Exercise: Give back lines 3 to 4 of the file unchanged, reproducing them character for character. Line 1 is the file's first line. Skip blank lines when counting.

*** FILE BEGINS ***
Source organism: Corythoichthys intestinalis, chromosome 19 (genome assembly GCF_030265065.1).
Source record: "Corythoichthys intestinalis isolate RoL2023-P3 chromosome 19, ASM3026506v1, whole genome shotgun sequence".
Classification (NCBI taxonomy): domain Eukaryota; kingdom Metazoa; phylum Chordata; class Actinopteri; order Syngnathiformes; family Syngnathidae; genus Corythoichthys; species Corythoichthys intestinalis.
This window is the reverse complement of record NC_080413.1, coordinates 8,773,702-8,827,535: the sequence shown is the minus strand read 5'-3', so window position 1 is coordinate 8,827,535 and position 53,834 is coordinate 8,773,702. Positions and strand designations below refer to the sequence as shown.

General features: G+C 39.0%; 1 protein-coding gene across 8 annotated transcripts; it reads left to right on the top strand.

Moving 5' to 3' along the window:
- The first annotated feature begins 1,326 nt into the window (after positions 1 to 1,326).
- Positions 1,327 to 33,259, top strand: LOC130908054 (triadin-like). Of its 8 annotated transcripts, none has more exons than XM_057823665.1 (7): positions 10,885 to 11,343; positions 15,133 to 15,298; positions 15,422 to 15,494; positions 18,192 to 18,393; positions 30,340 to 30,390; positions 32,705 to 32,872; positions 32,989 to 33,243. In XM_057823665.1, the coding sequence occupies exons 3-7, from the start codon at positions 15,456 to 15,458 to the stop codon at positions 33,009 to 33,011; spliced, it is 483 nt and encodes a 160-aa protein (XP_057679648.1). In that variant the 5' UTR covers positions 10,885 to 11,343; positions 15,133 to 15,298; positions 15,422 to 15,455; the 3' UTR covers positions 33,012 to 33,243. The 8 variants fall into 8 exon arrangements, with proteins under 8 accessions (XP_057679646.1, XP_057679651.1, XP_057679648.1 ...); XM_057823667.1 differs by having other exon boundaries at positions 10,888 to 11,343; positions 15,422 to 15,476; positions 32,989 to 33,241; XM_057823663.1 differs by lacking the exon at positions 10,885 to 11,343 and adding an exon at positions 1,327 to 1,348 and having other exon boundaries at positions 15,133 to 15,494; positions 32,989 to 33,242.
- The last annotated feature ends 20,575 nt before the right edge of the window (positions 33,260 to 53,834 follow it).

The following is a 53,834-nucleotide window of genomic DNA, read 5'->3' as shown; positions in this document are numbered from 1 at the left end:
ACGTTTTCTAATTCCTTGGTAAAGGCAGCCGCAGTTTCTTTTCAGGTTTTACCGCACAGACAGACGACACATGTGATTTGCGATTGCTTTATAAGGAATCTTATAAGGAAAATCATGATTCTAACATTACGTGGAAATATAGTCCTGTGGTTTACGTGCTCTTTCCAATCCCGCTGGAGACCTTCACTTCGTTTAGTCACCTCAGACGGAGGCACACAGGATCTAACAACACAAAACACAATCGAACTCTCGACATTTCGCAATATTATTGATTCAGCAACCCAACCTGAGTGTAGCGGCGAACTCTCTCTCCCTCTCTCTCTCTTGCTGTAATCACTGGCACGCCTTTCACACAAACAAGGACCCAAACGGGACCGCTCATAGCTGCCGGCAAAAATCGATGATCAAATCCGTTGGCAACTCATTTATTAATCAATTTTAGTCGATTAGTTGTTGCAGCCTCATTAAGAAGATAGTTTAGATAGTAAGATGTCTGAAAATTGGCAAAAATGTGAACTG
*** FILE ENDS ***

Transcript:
Classification (NCBI taxonomy): domain Eukaryota; kingdom Metazoa; phylum Chordata; class Actinopteri; order Syngnathiformes; family Syngnathidae; genus Corythoichthys; species Corythoichthys intestinalis.
This window is the reverse complement of record NC_080413.1, coordinates 8,773,702-8,827,535: the sequence shown is the minus strand read 5'-3', so window position 1 is coordinate 8,827,535 and position 53,834 is coordinate 8,773,702. Positions and strand designations below refer to the sequence as shown.